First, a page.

By Chris Bucholtz Vendor-organized shows and conferences have two ways to go: they can be educational, or they can be commercial. I think we’ve all been to the latter: the orgy of self-promotion in which attendees are bludgeoned by a barrage of logos, up-selling pitches and executive glad-handing. At a certain point, even the people …
By Chris Bucholtz
One of the unexpected pleasures of my job is to act as the session chairman for SugarCon 2012. I get to solicit, pick and otherwise decide what will be in the breakout sessions and the keynotes for the event (which is coming up April 23-25). As a social media aficionado (not an expert!), I’m trying to throw some social aspects into the show; that’s led to the unconventional process we’re using to generate ideas for the sessions.
A lot of vendor-sponsored shows are done for the benefit of the vendor. That flies in the face of the whole idea of CRM and being customer-centric, and SugarCon’s been perhaps the least guilty of this in the past. Taking it to the next level, we’re making sure the content of the show is what the attendees want by allowing the attendees to program the show.
Here’s how it works: if you go to the show page, and click on sessions, you won’t see a formal agenda yet – you’ll see the list of submitted sessions. If you click on the session you’re interested in, you can vote on it if it sounds like something that will float your boat. We’ll give those greater scrutiny than others when making the final cut. And if there’s a session you’d like to present, or one you’d like to see, throw it up there. Voting goes through Feb. 15, so you still have time to make your voice heard and influence what SugarCon 12 looks like.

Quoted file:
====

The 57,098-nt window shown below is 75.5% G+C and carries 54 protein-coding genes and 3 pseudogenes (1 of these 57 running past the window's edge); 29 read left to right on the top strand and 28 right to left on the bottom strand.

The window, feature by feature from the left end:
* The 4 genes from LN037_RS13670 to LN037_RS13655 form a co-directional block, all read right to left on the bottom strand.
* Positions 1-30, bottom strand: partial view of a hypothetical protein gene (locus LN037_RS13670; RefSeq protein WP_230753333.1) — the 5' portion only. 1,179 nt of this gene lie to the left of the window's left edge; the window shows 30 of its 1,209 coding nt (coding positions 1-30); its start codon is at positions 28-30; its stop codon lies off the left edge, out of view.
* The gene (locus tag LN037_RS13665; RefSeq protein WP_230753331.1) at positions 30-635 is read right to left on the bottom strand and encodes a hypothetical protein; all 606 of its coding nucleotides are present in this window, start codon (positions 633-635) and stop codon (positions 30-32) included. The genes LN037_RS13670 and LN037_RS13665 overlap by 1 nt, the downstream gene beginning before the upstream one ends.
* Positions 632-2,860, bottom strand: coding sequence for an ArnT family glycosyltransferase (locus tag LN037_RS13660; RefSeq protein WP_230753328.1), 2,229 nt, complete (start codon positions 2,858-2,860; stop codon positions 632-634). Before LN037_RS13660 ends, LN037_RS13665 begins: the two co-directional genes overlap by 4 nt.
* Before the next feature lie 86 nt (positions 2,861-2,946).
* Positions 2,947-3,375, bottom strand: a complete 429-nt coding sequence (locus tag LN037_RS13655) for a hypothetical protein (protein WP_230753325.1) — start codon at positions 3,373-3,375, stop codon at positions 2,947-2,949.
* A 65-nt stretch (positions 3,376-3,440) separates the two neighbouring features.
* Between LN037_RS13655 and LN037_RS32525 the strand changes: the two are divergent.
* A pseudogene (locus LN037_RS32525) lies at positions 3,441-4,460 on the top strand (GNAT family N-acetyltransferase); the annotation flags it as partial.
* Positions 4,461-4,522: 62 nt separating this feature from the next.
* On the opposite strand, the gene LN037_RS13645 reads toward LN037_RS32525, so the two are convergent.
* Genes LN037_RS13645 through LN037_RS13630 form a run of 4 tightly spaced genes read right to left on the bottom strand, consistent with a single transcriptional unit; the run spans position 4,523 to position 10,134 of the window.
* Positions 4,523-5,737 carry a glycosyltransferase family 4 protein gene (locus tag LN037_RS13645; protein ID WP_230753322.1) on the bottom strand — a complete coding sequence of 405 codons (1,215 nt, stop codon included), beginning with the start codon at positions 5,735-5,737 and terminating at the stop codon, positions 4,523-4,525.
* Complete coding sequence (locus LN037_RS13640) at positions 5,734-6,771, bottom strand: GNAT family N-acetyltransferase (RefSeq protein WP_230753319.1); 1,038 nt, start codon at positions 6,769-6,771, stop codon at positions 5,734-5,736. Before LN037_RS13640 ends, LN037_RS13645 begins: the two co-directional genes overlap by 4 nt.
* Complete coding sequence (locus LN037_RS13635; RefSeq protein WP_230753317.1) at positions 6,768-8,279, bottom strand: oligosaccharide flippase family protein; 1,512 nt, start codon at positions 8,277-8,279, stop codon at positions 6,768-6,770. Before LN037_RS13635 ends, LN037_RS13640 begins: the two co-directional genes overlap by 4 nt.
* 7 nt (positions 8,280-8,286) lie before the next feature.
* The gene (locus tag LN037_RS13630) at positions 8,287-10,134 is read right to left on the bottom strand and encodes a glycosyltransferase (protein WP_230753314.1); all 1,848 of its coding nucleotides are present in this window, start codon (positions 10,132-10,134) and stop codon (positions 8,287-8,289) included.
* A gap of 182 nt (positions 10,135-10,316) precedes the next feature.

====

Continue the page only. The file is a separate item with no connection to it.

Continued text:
To be honest, we’re not letting them program the entire show – only because you need some lead time to get on the calendar of people like Guy Kawasaki, Paul Greenberg, Paul Gillin, Michael Fauscette, Brent Leary, Jesus Hoyos, Esteban Kolsky, Chuck Schaeffer, Dr. Natalie Petouhoff and Michael Wu. I went out and pleaded, cajoled and wheedled ahead of time to get them on board – well, to be honest, it was easy. All these folks are proof of my theory that anyone who succeeds in CRM must be at heart a good, friendly person, and they were happy to throw their hats in to our three-ring circus.
But SugarCon 2012 is not about my theories – it’s about you, the CRM user. Take a peek at the site, make a contribution to our session ideas, and get your spot reserved today. We’re looking forward to seeing all of you in San Francisco in April!